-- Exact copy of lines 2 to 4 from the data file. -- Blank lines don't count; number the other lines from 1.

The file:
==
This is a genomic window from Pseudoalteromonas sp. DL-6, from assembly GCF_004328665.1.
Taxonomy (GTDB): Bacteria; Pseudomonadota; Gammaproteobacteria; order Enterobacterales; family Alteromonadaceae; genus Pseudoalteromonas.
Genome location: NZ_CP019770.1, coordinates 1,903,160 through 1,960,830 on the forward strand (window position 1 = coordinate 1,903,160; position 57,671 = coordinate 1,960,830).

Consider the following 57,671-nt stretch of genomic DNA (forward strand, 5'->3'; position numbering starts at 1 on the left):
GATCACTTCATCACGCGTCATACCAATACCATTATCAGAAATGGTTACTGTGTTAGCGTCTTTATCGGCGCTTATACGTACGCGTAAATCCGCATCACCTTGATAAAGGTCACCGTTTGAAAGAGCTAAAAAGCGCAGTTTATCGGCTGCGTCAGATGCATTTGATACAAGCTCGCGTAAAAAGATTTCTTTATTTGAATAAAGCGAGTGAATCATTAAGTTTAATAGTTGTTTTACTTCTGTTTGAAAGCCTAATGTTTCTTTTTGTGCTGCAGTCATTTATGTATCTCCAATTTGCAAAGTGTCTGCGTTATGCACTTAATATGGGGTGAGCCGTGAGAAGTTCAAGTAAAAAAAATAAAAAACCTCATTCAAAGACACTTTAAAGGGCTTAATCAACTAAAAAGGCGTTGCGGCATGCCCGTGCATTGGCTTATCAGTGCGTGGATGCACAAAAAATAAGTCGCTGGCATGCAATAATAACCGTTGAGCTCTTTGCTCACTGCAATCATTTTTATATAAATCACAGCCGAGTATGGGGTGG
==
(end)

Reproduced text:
Taxonomy (GTDB): Bacteria; Pseudomonadota; Gammaproteobacteria; order Enterobacterales; family Alteromonadaceae; genus Pseudoalteromonas.
Genome location: NZ_CP019770.1, coordinates 1,903,160 through 1,960,830 on the forward strand (window position 1 = coordinate 1,903,160; position 57,671 = coordinate 1,960,830).

Consider the following 57,671-nt stretch of genomic DNA (forward strand, 5'->3'; position numbering starts at 1 on the left):